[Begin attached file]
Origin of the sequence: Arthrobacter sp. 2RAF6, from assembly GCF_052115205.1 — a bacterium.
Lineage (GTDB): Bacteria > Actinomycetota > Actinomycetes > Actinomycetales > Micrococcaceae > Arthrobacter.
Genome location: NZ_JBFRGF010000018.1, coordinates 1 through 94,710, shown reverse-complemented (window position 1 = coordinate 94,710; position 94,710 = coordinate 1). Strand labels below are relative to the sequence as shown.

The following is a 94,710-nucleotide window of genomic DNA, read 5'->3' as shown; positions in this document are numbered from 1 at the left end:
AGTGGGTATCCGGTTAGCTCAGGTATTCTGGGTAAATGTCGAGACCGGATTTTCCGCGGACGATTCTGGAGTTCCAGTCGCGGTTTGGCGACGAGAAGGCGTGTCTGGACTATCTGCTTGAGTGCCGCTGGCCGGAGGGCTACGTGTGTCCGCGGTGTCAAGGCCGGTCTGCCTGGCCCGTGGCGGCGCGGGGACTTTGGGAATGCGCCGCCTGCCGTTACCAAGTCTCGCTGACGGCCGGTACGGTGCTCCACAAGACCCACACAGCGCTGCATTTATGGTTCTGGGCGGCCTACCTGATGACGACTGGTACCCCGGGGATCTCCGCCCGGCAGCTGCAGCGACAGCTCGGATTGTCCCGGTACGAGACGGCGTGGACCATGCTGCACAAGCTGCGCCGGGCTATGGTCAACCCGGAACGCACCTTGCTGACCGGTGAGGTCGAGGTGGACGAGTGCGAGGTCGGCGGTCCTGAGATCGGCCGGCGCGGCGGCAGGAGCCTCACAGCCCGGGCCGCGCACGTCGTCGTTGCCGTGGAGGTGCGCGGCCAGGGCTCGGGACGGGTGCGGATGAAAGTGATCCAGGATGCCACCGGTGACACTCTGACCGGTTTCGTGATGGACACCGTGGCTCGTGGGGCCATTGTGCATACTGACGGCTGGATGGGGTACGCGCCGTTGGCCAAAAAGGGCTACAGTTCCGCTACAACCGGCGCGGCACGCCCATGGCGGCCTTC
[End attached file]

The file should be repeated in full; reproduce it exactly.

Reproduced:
Origin of the sequence: Arthrobacter sp. 2RAF6, from assembly GCF_052115205.1 — a bacterium.
Lineage (GTDB): Bacteria > Actinomycetota > Actinomycetes > Actinomycetales > Micrococcaceae > Arthrobacter.
Genome location: NZ_JBFRGF010000018.1, coordinates 1 through 94,710, shown reverse-complemented (window position 1 = coordinate 94,710; position 94,710 = coordinate 1). Strand labels below are relative to the sequence as shown.

The following is a 94,710-nucleotide window of genomic DNA, read 5'->3' as shown; positions in this document are numbered from 1 at the left end:
AGTGGGTATCCGGTTAGCTCAGGTATTCTGGGTAAATGTCGAGACCGGATTTTCCGCGGACGATTCTGGAGTTCCAGTCGCGGTTTGGCGACGAGAAGGCGTGTCTGGACTATCTGCTTGAGTGCCGCTGGCCGGAGGGCTACGTGTGTCCGCGGTGTCAAGGCCGGTCTGCCTGGCCCGTGGCGGCGCGGGGACTTTGGGAATGCGCCGCCTGCCGTTACCAAGTCTCGCTGACGGCCGGTACGGTGCTCCACAAGACCCACACAGCGCTGCATTTATGGTTCTGGGCGGCCTACCTGATGACGACTGGTACCCCGGGGATCTCCGCCCGGCAGCTGCAGCGACAGCTCGGATTGTCCCGGTACGAGACGGCGTGGACCATGCTGCACAAGCTGCGCCGGGCTATGGTCAACCCGGAACGCACCTTGCTGACCGGTGAGGTCGAGGTGGACGAGTGCGAGGTCGGCGGTCCTGAGATCGGCCGGCGCGGCGGCAGGAGCCTCACAGCCCGGGCCGCGCACGTCGTCGTTGCCGTGGAGGTGCGCGGCCAGGGCTCGGGACGGGTGCGGATGAAAGTGATCCAGGATGCCACCGGTGACACTCTGACCGGTTTCGTGATGGACACCGTGGCTCGTGGGGCCATTGTGCATACTGACGGCTGGATGGGGTACGCGCCGTTGGCCAAAAAGGGCTACAGTTCCGCTACAACCGGCGCGGCACGCCCATGGCGGCCTTC